Up to 1,000 fishers in the area rely on the clam resource and another 4,000 people are involved in cleaning, processing and trading the clams. Operators are licensed by the Kerala State Government and Village Clam Fishery Council, which was set up in preparation for MSC assessment.
The Ashtamudi clam fishery is a pioneer for fisheries certification in India and in the developing world. MSC certification has been useful in opening access to new markets for the fishery. This has awakened the interest of national level policy makers such as the national body responsible for promoting fish exports, the Marine Products Export Development Authority (MPEDA) who are interested in exploring opportunities for MSC certification of fisheries in India, recognising that “sustainability is now a key thing for fisheries exports and there is a need to take action”.
(Source: Marine Stewardship Council: Case Study on Ashtamudi short-necked clam fishery, India)
Skip Jack Tuna Fisheries in Lakshadweep islands
The Union Territory of Lakshadweep, an island chain, significantly depends on its fish diversity for income and as a food source. There has been a steady growth of fish landings from 500 tonnes in the 1950s to 12,000 tonnes in recent years. The tuna fishery of Lakshadweep uses “pole-and-line” fishing with live bait, a technique not seen anywhere else in India. More than 50% of the total fish landings in Lakshadweep are skipjack tuna (Katsuwonus pelamis), with most of the rest made up of Yellowfin (Thunnus albacares), smaller quantities of Kawakawa (Euthynnus affinis) and other small tuna species.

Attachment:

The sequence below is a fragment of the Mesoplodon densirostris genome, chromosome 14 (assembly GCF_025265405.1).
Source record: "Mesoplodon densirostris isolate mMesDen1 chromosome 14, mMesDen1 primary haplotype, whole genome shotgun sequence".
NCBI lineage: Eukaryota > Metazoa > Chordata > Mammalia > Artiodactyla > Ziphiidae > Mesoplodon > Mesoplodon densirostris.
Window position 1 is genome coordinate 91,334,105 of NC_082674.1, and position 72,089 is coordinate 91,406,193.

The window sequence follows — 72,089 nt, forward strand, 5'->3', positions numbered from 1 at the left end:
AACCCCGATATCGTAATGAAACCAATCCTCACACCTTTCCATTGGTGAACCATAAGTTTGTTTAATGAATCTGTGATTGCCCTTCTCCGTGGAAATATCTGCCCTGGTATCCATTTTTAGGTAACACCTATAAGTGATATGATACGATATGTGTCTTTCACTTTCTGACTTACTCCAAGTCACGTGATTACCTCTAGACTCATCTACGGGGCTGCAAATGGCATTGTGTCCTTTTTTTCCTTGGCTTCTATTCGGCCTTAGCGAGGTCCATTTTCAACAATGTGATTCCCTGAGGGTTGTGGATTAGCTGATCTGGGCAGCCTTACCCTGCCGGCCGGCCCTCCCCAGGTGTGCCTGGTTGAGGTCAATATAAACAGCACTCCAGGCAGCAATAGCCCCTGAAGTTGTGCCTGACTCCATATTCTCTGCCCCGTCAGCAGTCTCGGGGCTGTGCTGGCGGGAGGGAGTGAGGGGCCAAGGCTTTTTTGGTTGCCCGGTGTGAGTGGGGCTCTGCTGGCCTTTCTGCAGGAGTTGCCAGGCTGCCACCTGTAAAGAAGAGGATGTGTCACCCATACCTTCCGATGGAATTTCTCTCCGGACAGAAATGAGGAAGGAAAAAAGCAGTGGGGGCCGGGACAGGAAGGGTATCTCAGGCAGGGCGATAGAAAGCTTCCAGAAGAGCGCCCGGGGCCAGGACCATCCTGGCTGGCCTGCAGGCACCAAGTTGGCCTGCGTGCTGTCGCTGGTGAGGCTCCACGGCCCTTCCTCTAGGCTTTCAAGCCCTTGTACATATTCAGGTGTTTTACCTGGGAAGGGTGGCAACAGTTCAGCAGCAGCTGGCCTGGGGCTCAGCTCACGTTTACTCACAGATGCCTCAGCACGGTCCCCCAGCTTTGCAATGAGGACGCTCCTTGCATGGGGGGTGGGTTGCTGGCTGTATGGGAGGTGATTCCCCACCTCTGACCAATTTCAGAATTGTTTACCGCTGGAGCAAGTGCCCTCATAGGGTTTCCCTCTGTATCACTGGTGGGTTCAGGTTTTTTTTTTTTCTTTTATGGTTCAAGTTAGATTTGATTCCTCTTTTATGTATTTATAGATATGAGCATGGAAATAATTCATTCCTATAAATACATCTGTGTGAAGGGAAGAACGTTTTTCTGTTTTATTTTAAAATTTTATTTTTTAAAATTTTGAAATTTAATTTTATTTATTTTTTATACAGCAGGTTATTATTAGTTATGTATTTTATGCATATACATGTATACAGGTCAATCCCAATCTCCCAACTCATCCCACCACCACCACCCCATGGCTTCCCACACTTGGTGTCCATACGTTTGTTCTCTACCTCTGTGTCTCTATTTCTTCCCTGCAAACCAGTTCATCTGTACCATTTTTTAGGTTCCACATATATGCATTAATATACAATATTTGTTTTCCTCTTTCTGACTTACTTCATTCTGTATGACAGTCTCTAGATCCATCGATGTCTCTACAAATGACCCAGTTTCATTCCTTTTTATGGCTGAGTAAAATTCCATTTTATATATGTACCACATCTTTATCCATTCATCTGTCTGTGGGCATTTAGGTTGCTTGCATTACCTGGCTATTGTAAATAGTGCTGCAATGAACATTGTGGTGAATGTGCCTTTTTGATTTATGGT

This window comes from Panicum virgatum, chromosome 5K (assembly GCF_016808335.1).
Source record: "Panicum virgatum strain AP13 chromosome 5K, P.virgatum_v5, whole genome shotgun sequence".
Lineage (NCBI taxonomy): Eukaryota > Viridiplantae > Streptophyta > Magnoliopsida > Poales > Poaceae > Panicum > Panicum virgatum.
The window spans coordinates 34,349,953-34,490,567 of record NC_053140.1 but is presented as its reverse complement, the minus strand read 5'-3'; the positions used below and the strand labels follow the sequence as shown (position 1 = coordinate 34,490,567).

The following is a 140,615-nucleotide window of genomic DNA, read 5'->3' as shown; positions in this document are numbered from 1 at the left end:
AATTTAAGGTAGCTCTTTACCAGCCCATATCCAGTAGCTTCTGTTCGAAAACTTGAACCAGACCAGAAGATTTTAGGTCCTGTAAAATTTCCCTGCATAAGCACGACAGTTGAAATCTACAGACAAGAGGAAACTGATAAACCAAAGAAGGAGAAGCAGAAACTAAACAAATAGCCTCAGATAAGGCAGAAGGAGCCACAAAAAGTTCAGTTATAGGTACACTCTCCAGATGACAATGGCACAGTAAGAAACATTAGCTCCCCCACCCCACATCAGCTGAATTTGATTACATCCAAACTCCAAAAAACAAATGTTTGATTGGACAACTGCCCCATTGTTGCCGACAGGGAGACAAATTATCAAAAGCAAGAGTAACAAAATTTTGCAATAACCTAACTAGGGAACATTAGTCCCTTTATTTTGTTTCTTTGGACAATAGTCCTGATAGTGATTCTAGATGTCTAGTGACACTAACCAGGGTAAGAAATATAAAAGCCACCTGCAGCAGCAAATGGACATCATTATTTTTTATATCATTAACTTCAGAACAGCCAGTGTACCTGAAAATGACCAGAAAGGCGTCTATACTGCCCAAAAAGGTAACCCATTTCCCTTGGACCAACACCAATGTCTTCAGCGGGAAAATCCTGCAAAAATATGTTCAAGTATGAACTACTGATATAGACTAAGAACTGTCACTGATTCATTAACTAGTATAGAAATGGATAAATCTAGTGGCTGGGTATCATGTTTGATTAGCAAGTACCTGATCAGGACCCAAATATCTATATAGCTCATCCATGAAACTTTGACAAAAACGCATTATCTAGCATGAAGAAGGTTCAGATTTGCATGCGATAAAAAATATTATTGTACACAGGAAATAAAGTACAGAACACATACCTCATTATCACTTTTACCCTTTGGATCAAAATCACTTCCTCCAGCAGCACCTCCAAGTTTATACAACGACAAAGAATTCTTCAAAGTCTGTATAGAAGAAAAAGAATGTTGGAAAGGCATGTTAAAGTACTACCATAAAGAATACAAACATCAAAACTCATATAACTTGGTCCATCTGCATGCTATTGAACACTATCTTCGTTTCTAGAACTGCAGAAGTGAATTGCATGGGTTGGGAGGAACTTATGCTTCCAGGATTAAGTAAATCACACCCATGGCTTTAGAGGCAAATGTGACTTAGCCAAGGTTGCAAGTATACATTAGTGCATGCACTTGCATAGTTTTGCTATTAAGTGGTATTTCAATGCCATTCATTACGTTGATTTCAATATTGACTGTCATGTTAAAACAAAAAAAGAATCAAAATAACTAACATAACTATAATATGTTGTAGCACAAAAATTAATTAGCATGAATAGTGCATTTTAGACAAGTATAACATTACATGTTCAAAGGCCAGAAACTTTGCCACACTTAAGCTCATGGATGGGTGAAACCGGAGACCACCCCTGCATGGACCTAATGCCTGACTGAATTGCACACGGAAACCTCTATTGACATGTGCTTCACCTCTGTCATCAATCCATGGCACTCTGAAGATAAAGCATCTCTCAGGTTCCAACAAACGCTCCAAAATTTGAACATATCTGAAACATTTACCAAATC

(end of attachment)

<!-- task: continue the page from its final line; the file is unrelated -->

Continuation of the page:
In a bid to direct future investment down a sustainable pathway, WWF-India has been engaging with government and NGO stakeholders in Lakshadweep since 2013 to explore how the sustainability of the pole-and-line fishery can be ensured. Building on our experience in working with stakeholders to put in place Marine Stewardship Council (MSC) certification for fisheries in Kerala we are working with the island community, to obtain an MSC certificate for the Lakshadweep Skipjack Tuna fishery. The fishery has completed the pre-assessment stage of certification and is working to develop a fishery improvement plan.
WWF-India has signed a Memorandum of Understanding with the International Pole & Line Foundation (IPNLF) to collaborate efforts in the preparation of a Fishery Management Plan (FMP) which will help the fishery on its way to being MSC certified. The IPNLF is an organization that works to develop, support and promote socially and environmentally responsible pole-and-line and handline tuna fisheries around the world. The agreement, effective for a period of three years, will help develop and improve the fishery catch, data collection, compilation and reporting systems to meet the growing demands on produce, regulatory requirements and systems for data collection and research. WWF India and IPNLF will also work together to improve the monitoring and management of the fishery by educating fishermen and improving routine collection of live bait catch data.